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Working Group B, Thursday 28th January 2016, 17-18.15 pm

Speakers: Neil Nugent, Manchester Metropolitan University and Wolfgang Wessels, University of Cologne

Rapporteur: Alina Thieme, University of Cologne


In a roundtable discussion on January 28th, Prof Neill Nugent (Manchester Metropolitan University) and Prof Wolfgang Wessels (University of Cologne) examined the interinstitutional relations between the European Council and the European Commission. The discussion was chaired by Prof Chrsitine Neuhold (Maastricht University) and discussed by Ralf Drachenberg (European Parliamant, Parliamentary Research Services). 

Prof Nugent introduced into the debate by discussing the question whether the European Commission is in decline. According to the literature, the power and the influence of the European Commission has declined since the Maastricht Treaty. First, the Maastricht Treaty strengthened the intergovernmental cooperation between the member states in the second and third pillar of the temple structure where the supranational Commission did not have any power. Second, the Maastricht Treaty created the co-decision legislative procedure which strengthened the relationship between the European Parliament and the Council of the European Union, and thus, weakened the legislative functions of the Commission. Furthermore, the agenda-setting function of the Commission also declined due to the European Council. Prof Nugent, however, argued that the Commission’s position also has strengthened over time as formal powers, like the monopoly of initiative, still allow the Commission to act as an influential and strong institution. Moreover, Prof Nugent stressed that the European Council conclusions also strengthened the Commission’s power by authorizing the Commission to perform tasks. According to him, the legislative volume declined, but the number of non-legislative instruments increased. He further pointed out that the European Commission opened its campaign under the current President Jean-Claude Juncker by launching the Euro 2020 strategy and putting a stronger focus on investment policy. All in all, Prof Nugent argued that the European Commission is far from being declined. 


Prof Wessels then contributed to the debate by discussing whether the European Commission is a principal vis-à-vis the European Council as the power relationship between these two institutions is often discussed. To accomplish this, he presented a typology of three possible power relations by referring to the principal-agent approach. In the first scenario of inter-institutional relation, the European Commission serves as an agent and fulfills the decisions and tasks taken by the European Council. The second type considers the European Commission as a principal as the institution uses the European Council to pursue its own interests. The third type of inter-institutional relationship is characterized by a kind of cooperation between both institutions. Moreover, Prof Wessels put emphasis on the role of the Commission President by discussing how this office fits into the leading strategy of the EU. Before the Lisbon Treaty, he argued, the President of the Commission had a strong leadership role and influenced the finding of consensus agreements within the European Council. However, since the Lisbon Treaty, the Permanent President of the European Council reduces the power of the President of the Commission.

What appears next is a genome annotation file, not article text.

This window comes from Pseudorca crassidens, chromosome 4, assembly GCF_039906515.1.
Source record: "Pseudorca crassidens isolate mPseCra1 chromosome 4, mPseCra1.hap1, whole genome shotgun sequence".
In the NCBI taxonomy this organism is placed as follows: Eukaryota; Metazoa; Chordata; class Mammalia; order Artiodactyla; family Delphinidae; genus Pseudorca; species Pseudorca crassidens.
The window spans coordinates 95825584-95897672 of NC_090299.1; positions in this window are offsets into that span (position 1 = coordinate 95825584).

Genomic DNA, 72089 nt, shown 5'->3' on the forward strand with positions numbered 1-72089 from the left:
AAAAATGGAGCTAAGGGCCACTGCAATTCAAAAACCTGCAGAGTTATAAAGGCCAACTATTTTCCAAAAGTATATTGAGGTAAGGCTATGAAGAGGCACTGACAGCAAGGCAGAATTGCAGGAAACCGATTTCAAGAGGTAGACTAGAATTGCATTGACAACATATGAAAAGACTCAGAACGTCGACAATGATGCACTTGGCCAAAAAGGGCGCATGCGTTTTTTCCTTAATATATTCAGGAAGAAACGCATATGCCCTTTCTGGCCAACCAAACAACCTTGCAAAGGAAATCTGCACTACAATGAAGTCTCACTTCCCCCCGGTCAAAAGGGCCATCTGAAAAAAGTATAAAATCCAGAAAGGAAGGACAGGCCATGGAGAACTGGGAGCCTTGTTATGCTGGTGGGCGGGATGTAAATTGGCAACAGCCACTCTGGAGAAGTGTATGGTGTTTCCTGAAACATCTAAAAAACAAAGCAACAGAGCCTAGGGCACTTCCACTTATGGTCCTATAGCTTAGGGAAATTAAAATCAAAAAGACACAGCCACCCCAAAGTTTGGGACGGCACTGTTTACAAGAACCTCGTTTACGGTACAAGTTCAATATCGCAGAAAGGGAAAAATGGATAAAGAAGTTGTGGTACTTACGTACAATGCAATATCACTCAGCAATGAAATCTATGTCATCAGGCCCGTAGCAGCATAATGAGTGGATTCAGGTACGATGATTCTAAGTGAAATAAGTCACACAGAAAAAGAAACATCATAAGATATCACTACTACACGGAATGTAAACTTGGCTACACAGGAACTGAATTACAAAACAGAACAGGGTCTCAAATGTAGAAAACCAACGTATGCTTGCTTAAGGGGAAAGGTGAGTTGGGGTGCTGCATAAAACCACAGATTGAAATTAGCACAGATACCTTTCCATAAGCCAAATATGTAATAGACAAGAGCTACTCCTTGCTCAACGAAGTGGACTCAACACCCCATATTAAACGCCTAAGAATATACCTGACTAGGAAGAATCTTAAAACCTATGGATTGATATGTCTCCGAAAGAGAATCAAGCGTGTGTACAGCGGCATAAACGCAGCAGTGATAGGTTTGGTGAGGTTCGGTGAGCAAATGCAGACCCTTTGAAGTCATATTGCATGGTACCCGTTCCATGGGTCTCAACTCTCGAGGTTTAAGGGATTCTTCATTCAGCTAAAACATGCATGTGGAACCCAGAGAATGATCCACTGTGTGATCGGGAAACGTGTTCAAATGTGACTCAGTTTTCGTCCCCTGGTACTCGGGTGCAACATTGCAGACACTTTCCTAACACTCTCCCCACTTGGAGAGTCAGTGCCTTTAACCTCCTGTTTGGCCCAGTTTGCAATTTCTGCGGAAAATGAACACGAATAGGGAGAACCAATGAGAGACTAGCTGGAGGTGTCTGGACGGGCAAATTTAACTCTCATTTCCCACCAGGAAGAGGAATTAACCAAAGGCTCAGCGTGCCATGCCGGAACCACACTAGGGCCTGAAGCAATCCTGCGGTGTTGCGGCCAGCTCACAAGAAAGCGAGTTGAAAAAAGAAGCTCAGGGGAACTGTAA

In the following debate, considerable attention was inter alia payed to the leadership role of the Commission President as well as to the argument of decline. Ralf Drachenberg commented on the power relationship between the European Council and the European Commission by referring to the current migration crisis. Both institutions could be seen as joint problem solvers relying on each other. However, he argued that the European Council currently fails at acting as a crisis manager. Instead, the European Commission would have a strong power in the migration crisis as this institution is able to pass legally binding decisions where the European Council has no power. This difficulty was also commented by the audience. Philippe de Schoutheete argued that the Commission’s power had changed over time, but not declined. On the one hand, the Commission had lost political initiatives, but on the other hand, it still has legal initiatives and gained in implementation. Prof Wessels commented on this by asking in which direction the change has taken place. He argued that the decline of the Commission already started with the ‘Empty Chair’ crisis in 1965 and pointed out that the European Council has reinforced the power of the Commission. Moreover, Prof Wessels referred to the question of merging responsibilities. On the one hand, the Commission President and the President of the European Council are in a horizontal fusion process, but on the other hand, they are still in competition. 

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